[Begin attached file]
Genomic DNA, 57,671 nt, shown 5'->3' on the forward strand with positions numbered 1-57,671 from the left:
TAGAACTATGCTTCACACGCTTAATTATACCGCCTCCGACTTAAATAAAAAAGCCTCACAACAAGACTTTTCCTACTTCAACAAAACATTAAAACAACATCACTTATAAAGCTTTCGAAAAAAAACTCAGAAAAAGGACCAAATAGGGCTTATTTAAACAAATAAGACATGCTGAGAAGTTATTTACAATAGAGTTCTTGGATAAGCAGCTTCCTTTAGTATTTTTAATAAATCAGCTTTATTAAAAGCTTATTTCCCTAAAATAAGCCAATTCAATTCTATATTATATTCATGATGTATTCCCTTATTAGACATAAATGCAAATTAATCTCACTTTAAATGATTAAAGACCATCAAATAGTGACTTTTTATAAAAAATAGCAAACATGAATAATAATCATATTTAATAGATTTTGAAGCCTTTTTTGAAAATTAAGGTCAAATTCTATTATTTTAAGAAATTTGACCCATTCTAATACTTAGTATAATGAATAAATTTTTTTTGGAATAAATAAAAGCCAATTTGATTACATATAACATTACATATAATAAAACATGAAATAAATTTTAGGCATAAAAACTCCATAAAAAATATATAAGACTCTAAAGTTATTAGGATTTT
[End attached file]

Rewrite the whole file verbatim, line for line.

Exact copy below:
Genomic DNA, 57,671 nt, shown 5'->3' on the forward strand with positions numbered 1-57,671 from the left:
TAGAACTATGCTTCACACGCTTAATTATACCGCCTCCGACTTAAATAAAAAAGCCTCACAACAAGACTTTTCCTACTTCAACAAAACATTAAAACAACATCACTTATAAAGCTTTCGAAAAAAAACTCAGAAAAAGGACCAAATAGGGCTTATTTAAACAAATAAGACATGCTGAGAAGTTATTTACAATAGAGTTCTTGGATAAGCAGCTTCCTTTAGTATTTTTAATAAATCAGCTTTATTAAAAGCTTATTTCCCTAAAATAAGCCAATTCAATTCTATATTATATTCATGATGTATTCCCTTATTAGACATAAATGCAAATTAATCTCACTTTAAATGATTAAAGACCATCAAATAGTGACTTTTTATAAAAAATAGCAAACATGAATAATAATCATATTTAATAGATTTTGAAGCCTTTTTTGAAAATTAAGGTCAAATTCTATTATTTTAAGAAATTTGACCCATTCTAATACTTAGTATAATGAATAAATTTTTTTTGGAATAAATAAAAGCCAATTTGATTACATATAACATTACATATAATAAAACATGAAATAAATTTTAGGCATAAAAACTCCATAAAAAATATATAAGACTCTAAAGTTATTAGGATTTT